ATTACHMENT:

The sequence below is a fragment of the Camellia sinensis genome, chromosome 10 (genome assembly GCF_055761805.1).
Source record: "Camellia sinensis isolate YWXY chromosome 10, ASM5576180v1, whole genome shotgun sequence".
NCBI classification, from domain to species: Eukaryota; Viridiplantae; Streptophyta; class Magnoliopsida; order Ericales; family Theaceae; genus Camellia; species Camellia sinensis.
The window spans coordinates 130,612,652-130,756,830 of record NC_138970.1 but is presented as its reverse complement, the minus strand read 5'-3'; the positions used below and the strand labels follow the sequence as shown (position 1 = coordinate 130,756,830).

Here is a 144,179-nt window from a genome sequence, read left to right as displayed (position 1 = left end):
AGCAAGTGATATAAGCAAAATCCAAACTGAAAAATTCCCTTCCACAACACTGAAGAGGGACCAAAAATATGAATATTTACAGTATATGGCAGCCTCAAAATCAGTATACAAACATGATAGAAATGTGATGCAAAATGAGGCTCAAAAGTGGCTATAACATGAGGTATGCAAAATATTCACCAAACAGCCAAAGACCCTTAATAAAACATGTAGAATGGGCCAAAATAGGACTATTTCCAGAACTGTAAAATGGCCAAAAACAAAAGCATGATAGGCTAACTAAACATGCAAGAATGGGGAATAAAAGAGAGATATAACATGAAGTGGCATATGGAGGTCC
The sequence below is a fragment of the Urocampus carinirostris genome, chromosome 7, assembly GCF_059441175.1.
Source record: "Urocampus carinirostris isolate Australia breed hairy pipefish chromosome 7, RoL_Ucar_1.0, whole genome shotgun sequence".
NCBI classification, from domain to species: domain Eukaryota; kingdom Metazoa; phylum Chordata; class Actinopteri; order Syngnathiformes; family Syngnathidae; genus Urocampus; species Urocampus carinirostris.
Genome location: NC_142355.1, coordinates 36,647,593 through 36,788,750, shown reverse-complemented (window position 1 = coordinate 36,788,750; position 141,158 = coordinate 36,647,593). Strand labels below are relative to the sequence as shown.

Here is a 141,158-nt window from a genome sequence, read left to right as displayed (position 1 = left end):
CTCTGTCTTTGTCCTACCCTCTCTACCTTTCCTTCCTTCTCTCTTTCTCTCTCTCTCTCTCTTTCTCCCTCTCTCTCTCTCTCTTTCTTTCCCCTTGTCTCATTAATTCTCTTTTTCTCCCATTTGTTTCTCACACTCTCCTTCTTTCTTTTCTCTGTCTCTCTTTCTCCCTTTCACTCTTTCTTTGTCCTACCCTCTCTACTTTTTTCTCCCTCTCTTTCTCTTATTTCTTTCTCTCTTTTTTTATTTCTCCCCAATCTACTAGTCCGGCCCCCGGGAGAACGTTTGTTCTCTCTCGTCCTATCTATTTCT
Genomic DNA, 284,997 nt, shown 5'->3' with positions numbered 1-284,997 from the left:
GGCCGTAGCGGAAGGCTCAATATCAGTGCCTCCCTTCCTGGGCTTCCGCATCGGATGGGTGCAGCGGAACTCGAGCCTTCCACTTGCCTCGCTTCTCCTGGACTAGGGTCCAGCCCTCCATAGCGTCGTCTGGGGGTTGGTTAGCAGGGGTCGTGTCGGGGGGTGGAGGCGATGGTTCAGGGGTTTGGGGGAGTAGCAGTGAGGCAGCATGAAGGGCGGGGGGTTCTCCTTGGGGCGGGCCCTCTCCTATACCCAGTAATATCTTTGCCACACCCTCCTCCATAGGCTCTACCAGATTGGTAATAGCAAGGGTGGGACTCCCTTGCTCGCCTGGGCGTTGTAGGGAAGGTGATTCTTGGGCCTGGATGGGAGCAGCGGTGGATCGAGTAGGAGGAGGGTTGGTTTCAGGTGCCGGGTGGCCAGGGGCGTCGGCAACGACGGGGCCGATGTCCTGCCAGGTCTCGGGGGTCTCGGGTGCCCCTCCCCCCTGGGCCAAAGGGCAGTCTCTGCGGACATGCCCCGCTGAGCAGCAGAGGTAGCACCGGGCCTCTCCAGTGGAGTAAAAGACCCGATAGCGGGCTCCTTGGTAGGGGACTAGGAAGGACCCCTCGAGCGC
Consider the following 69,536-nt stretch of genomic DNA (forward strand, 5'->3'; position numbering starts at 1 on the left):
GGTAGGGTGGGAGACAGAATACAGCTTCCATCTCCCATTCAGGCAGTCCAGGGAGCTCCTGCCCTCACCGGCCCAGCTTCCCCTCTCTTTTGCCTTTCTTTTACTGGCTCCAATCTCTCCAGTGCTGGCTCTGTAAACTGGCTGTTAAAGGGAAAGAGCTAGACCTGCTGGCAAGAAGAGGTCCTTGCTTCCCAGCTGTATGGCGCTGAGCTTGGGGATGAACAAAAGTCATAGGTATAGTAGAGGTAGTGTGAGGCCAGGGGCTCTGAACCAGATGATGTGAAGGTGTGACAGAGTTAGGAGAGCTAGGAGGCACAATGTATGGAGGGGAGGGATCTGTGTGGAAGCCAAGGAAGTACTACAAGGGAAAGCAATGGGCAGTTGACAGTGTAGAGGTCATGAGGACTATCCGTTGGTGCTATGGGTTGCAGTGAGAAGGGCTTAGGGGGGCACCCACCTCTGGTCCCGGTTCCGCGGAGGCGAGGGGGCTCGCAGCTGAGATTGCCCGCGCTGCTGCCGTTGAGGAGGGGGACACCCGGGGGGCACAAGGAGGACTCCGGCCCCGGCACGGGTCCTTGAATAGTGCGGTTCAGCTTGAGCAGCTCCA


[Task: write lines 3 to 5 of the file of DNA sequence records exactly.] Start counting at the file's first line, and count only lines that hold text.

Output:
NCBI classification, from domain to species: Eukaryota; Viridiplantae; Streptophyta; class Magnoliopsida; order Ericales; family Theaceae; genus Camellia; species Camellia sinensis.
The window spans coordinates 130,612,652-130,756,830 of record NC_138970.1 but is presented as its reverse complement, the minus strand read 5'-3'; the positions used below and the strand labels follow the sequence as shown (position 1 = coordinate 130,756,830).

Here is a 144,179-nt window from a genome sequence, read left to right as displayed (position 1 = left end):